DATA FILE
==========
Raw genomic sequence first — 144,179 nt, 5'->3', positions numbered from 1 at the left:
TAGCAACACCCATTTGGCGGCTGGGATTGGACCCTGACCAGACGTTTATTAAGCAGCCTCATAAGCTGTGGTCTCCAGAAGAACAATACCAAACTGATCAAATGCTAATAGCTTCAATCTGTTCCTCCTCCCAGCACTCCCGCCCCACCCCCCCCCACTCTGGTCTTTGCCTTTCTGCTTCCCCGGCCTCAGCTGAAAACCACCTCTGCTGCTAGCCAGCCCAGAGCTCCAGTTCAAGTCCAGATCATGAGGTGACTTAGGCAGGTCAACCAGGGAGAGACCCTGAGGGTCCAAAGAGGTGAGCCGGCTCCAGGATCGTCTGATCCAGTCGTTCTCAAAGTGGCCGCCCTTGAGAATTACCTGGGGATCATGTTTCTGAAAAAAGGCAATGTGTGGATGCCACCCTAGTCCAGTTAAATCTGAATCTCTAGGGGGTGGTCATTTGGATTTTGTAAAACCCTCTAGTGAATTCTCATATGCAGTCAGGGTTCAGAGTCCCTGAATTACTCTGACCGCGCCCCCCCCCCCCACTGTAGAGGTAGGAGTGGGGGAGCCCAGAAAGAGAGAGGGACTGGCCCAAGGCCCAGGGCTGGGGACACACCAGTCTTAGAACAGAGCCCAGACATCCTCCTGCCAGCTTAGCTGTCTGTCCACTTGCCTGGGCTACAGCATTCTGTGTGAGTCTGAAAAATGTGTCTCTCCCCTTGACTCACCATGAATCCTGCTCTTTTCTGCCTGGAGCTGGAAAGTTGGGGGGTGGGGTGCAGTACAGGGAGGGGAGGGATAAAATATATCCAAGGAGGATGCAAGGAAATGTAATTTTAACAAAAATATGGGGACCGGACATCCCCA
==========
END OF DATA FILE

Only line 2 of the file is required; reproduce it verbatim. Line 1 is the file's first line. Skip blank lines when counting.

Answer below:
TAGCAACACCCATTTGGCGGCTGGGATTGGACCCTGACCAGACGTTTATTAAGCAGCCTCATAAGCTGTGGTCTCCAGAAGAACAATACCAAACTGATCAAATGCTAATAGCTTCAATCTGTTCCTCCTCCCAGCACTCCCGCCCCACCCCCCCCCACTCTGGTCTTTGCCTTTCTGCTTCCCCGGCCTCAGCTGAAAACCACCTCTGCTGCTAGCCAGCCCAGAGCTCCAGTTCAAGTCCAGATCATGAGGTGACTTAGGCAGGTCAACCAGGGAGAGACCCTGAGGGTCCAAAGAGGTGAGCCGGCTCCAGGATCGTCTGATCCAGTCGTTCTCAAAGTGGCCGCCCTTGAGAATTACCTGGGGATCATGTTTCTGAAAAAAGGCAATGTGTGGATGCCACCCTAGTCCAGTTAAATCTGAATCTCTAGGGGGTGGTCATTTGGATTTTGTAAAACCCTCTAGTGAATTCTCATATGCAGTCAGGGTTCAGAGTCCCTGAATTACTCTGACCGCGCCCCCCCCCCCCACTGTAGAGGTAGGAGTGGGGGAGCCCAGAAAGAGAGAGGGACTGGCCCAAGGCCCAGGGCTGGGGACACACCAGTCTTAGAACAGAGCCCAGACATCCTCCTGCCAGCTTAGCTGTCTGTCCACTTGCCTGGGCTACAGCATTCTGTGTGAGTCTGAAAAATGTGTCTCTCCCCTTGACTCACCATGAATCCTGCTCTTTTCTGCCTGGAGCTGGAAAGTTGGGGGGTGGGGTGCAGTACAGGGAGGGGAGGGATAAAATATATCCAAGGAGGATGCAAGGAAATGTAATTTTAACAAAAATATGGGGACCGGACATCCCCA